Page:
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The charity has teamed up with bed manufacturer Silentnight and their have-a-go Hippo and plucky Duck.

It may look fun, but Martin, who is the charity’s fundraising manager, and Josh will be carrying an extra 22lb of weight.

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  • A SOUTHAMPTON man is running in aid of an arthritis charity to remember his mother-in-law.

Chris Baylis from Merry Oak will raise money for Arthritis Care, a patient support group charity for those living with the condition.

The charity is very close to his heart, as his mother-in-law Jill suffered with rheumatoid arthritis for half her life, before passing away in 2014.

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The 32-year-old hopes to raise at least £1,800 through his efforts.

To prepare himself he is running up to 40 miles a week in Hampshire, as well as playing five-a-side football.

He is no stranger to challenges like this, as he has previously run the Bupa London 10k and the Great South Run.

Sponsor Chris at:

  • A SOUTHAMPTON professor is set to experience the chill-factor at the London Marathon.

Tony Kendrick had his beloved hair shaved off ahead of running in aid of Wessex Medical Research, which funds studies into Alzheimer’s, heart disease, leukaemia and other diseases.

The 57-year-old from Emery Down in the New Forest works as a research professor at Southampton Medical School, and in his spare time is a member of Totton Running Club.

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It was fellow member Sophie James, who works as a hairdresser at Elegance Saloon in Totton, who shaved his head.

He said: “It is a bit cold and a bit pale at the moment, but some people say I look better because I have lost the grey hairs.”

Sponsor Tony at:

  • MANY people celebrate their 50th birthday with a big party with their loved ones.

But when Susan Allen hit the golden milestone, she decided to run the London Marathon.

She and her partner John Robertson, 53, will take on the challenge tomorrow to raise money for the Lymphoma Association.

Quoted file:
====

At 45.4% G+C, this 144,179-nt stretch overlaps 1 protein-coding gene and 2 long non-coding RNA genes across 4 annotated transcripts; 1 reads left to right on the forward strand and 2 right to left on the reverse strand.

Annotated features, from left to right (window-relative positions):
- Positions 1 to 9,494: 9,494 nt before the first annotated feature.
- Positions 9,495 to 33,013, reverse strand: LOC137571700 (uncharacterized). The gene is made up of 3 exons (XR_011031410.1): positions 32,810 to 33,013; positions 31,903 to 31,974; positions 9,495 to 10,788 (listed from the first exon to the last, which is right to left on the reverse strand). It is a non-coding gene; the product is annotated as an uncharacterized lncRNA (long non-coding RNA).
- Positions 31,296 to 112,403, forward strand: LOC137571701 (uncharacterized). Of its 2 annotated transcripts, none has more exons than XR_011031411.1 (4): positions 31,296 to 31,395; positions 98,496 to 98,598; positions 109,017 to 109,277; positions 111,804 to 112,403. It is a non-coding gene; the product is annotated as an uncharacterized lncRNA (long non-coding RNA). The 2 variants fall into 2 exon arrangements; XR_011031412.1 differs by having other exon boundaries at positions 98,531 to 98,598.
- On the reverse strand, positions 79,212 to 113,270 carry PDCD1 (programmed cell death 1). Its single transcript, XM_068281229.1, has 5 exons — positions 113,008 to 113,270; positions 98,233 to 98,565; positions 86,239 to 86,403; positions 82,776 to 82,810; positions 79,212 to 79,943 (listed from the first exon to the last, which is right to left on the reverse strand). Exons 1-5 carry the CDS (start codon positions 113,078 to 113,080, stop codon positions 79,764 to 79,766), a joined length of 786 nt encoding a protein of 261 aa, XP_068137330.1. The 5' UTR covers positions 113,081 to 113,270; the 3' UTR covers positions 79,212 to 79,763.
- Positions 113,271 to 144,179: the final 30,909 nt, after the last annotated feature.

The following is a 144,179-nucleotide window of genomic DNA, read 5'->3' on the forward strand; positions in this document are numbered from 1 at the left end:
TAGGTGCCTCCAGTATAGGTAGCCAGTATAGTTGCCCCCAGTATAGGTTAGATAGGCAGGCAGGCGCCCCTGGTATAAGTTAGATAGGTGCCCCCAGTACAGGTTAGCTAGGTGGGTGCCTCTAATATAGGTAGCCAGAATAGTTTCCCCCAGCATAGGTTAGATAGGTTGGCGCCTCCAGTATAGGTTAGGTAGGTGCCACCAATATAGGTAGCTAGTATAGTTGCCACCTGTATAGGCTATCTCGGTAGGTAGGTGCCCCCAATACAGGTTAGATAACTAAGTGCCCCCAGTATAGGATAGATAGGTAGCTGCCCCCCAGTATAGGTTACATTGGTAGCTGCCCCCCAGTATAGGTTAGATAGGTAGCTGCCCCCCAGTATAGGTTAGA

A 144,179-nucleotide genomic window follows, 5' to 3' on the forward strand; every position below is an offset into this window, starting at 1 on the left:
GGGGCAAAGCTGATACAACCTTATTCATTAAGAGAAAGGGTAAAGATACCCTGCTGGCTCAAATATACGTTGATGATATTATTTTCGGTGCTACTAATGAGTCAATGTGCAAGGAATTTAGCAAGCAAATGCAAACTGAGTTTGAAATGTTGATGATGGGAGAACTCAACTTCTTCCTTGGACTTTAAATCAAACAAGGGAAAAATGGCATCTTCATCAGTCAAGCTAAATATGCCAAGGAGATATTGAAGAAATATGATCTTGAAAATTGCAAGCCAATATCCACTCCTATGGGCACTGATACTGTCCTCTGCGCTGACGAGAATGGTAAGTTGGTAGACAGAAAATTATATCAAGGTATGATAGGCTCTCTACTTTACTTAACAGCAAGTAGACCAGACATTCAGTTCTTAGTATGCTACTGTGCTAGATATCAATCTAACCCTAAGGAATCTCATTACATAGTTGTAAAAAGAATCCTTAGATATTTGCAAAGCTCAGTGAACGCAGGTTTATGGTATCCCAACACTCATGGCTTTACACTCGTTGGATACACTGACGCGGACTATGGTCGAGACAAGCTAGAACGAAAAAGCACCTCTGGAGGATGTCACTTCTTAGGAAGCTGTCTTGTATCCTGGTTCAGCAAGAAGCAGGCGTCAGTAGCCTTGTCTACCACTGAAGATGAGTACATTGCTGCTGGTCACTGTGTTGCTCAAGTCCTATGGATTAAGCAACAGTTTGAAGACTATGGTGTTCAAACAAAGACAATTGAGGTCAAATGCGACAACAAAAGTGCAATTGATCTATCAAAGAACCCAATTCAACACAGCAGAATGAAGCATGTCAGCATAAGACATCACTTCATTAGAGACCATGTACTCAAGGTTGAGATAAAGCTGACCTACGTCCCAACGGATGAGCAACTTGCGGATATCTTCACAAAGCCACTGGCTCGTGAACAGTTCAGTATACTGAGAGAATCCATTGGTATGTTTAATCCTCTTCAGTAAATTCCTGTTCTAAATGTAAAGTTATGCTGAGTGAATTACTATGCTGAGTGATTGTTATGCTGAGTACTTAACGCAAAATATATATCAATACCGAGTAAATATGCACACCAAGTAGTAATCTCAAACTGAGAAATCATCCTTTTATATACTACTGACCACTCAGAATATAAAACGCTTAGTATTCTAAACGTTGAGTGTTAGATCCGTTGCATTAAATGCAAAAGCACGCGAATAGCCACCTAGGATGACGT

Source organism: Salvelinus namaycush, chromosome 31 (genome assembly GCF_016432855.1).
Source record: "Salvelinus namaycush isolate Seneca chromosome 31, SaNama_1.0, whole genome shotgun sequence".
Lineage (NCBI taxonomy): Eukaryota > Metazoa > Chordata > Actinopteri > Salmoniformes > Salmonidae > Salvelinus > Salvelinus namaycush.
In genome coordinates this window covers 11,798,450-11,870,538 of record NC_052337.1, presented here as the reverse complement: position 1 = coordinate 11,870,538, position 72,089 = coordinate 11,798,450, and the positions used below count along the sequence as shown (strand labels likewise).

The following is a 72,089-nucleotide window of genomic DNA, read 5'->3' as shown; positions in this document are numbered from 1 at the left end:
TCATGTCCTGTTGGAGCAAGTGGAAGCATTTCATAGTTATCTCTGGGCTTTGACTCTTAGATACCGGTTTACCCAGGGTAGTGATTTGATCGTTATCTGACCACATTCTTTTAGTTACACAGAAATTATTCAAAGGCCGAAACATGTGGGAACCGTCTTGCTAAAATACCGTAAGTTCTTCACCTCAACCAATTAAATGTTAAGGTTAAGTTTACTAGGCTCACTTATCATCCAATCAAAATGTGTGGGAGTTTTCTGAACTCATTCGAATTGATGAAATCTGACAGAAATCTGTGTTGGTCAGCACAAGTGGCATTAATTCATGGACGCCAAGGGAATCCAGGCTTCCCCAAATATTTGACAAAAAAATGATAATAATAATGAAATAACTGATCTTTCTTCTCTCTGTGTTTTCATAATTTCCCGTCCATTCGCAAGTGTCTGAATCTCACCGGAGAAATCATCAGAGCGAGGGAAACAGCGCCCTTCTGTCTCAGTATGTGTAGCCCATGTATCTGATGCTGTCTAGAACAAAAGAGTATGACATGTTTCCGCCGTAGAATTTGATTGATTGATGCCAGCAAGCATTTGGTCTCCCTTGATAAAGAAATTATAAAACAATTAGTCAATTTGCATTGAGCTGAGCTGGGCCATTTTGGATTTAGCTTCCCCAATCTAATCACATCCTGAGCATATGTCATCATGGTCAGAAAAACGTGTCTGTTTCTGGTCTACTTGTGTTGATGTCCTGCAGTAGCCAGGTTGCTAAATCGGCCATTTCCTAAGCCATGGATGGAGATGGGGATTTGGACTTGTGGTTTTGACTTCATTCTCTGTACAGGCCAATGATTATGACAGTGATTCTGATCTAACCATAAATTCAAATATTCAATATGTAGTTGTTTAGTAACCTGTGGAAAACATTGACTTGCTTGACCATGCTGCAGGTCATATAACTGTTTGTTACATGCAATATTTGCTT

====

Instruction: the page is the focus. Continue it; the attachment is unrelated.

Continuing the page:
The couple from Shirley, Southampton, who are both directors of JSR Management and HR Consultancy in Southampton, hope to raise £3,000 to help people affected by lymphoma – the UK’s fifth most common cancer.

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Susan wanted to run the marathon to maintain her weight after losing 100lbs three years ago.

The grandparents-of-five have taken part in the Great South Run twice and Susan has also taken part in the Race for Life but this is the first time they have run the London Marathon.

Sponsor Susan and John at:

  • THEY will be running as a heartfelt thank you to a Southampton children's charity.

For the past four years, Tim and Katie Waldron have been grateful for the respite care provided for their eight-year-old daughter Isabel by the Rose Road Association.

Now they will show their appreciation by raising more than £5,000 by pounding the streets of the capital.

“Isabel was born 15 weeks premature, weighing just one pound thirteen ounces. Very shortly after she was born she suffered a severe brain haemorrhage, resulting in cerebral palsy and epilepsy,” explained Tim, 38.

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“She can be very demanding but since moving to Southampton, we’ve been given fantastic support by Rose Road.

Katie is an accounts administrator for Paintpots Nurseries in Southampton and Tim is the chief executive of Love 146 (Europe), an international human rights organisation working to end child trafficking and exploitation.

The couple live in Banister Park, Southampton.

Sponsor Tim and Katie at: